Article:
"I embarked about the beginning of June last at Charlestown for this place with his Excellency General Clinton, the British Light Infantry, the Hessian Yaggers, the British and Hessian Grenadiers, the 42d Regiment, Queen’s Rangers, etc., amounting to 5000 men in transports convoyed by Admiral Arbuthnot. We had fine weather and an agreeable passage. Whenever we landed here, I was obliged (on the 21st of June) to get a billet and retire to sick quarters in this tow, where I have remained ever since. I informed Kitty in my letter above mentioned that I had a violent attack of the fever and ague about the conclusion of the siege of Charlestown. I was twice cured of it in South Carolina, once in the passage from thence hither; and I have had so many relapses since, that I have been cured no less than nine times in all of the same disorder in the course of this season; three times of a flux, two of them bloody; and, to conclude the catalogue of my calamities, I am now lately recovered of a smart high fever, which lasted only ten or twelve days. I was so harassed with the continnal returns of these different ailments, that you can easily believe I had been at one particular time extremely reduced; but neither my doctor, myself, or my friends ever despaired of my recovery; and since the cold weather has set in, I have recruited so fast that I might already join the battalion and do duty with them, which at present is very easy, as they have gone into winter quarters at Bedford, in Long Island, about a mile and a half from the [p. xv] village of Brooklyn, immediately opposite to this town, which gives the names to the ferry from thence to Long Island. I remain here only a few days longer, till my health and strength are perfectly established, which I may say is already the case. I would not consent that any of my friends who wrote to Isla should mention my being sick till I had it in my power to inform you of my perfect recovery; it could answer no purpose but to make you uneasy. I flatter myself that my friends still entertain so much regard for me that the knowledge of such an event would give them little concern. I did not wish to put any of them to the trial; it would be an ungenerous experiment. Though I had the misfortune of being very much indisposed both last year and this for a long series of time, I cannot help congratulating myself on the uncommon good luck of its happening at time when the Light Infantry, and consequently the whole army here, were quite unemployed and disengaged from field service. The campaign (1779) was short, and ended early in August. It was not till our army was ordered within our lines at King’s Bridge that I was taken ill as I formerly wrote home). The embarkation for South Carolina occasioned the first movement of our troops. I got well in time to accompany them, and not much sooner. I never was better than during that very fatiguing expedition, and till about the end of the siege of Charlestown; but in traversing the woods of that country for six or eight weeks, without bed, tent, or any other cover than a great-coat against the cold dew and sometimes frosts of the nights, or against the excessive rains or scorching heats of the days in that climate; and for near six weeks more at the siege lying in the open air, except the last fortnight only, at which time we got tents, and then, as well as before, twenty-fours hours on duty in the trenches for every forty-eight hours we were off duty, whether cold, hot, wet, or dry, all of which we frequently experienced in the extreme before we were relieved – this was too much for the most constitutions to bear unhurt: mine I confess, was not proof against it, as I have already informed you. I may also declare that for ten weeks after landing in South Carolina the 11th February last, I had neither my clothes or side-arms off, except while shifting, or never lay down to sleep without my fuzee stretched alongside of me, or within my arms, ready to [p. xvi] start up with it to the first sound of the bugle horn, which the Light Infantry used instead of a drum. it resembled a huntsman’s horn, and by different notes, easily distinguished, loudly expresses the different words of command, to be heard at two miles distance; twelve or fifteen of them together make the most lofty warlike music in the world.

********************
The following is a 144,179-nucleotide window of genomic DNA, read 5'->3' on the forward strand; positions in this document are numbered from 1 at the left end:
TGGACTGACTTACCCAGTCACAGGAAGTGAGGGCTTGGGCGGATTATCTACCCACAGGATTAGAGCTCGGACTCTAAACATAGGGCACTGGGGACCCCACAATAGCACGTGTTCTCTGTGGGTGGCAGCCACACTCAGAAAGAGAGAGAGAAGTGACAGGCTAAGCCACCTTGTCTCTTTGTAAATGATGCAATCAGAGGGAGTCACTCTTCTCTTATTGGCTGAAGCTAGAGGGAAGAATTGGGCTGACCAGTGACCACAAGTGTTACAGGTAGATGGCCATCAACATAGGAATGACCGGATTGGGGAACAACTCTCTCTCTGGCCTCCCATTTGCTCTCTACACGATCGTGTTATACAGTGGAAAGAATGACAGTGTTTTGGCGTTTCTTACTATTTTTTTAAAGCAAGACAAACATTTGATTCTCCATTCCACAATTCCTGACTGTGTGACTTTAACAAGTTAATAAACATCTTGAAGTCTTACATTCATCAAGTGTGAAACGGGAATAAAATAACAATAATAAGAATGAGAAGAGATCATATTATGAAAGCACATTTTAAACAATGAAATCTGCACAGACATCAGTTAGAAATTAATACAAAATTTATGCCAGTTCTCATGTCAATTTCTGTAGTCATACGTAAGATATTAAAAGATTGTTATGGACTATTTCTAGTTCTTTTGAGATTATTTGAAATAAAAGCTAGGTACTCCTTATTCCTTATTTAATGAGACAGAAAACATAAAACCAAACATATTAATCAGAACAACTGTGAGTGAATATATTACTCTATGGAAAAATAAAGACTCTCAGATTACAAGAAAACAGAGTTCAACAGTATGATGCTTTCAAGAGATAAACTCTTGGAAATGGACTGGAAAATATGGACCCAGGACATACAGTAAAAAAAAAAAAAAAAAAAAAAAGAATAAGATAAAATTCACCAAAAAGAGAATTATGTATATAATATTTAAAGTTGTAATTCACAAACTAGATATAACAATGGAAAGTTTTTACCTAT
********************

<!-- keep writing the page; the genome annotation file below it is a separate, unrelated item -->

With these I have known the whole Light infantry roused at one o’clock in the morning on a sudden alarm, formed, and ready for action within the short space of three minutes from the time of their being in a profound sleep after a fatiguing march; and to the honour of these brave fellows be it told, not one man of a company in the whole battalion missing. The pleasure, the happiness of being on actual service with such delightful fellows is inexpressible. Toil and hardships alongst with them lose those names, and are softened into agreeable amusements. A man’s constitution may not always be equal to support a variety of such diversions often repeated; but his inclination can never fail him. Some time after our arrival from the southward in this province, it was known that a small squadron of French ships of the line, with 4,000 or 5,000 men, had taken possession of Rhose Island. it seemed to be the resolution both of Admiral Arbuthnot and of General Clinton, with the fleet here, and with a considerable part of the army, to make a vigorous attack upon them and their rebel allies in that post. Our fleet sailed directly, and are still stationed in view of that place. The troops designed for this service also embarked; the Light Infantry were a part of them; but I was so ill of the fever and ague I could not attempt to leave my sick quarters, and for the first time had the mortification to be left behind when the battalions of Light Infantry were going upon any expedition. But kind Providence favoured me beyond my expectations. I heard in a few days that the expedition was countermanded, and the troops had disembarked. I supposed it was for the good of the service, or it would not have happened so; and I could not help being extremely well pleased. Now, God be praised! I am able to accompany them wherever they go, if their first movement should take place tomorrow; and I have had such a broad seasoning last year and this one, both to the northward and southward of this extensive continent, that I have reason to hope that the severest [p. xvii] service or the most intemperate climate cannot hurt me during the continuance of this war” >>Top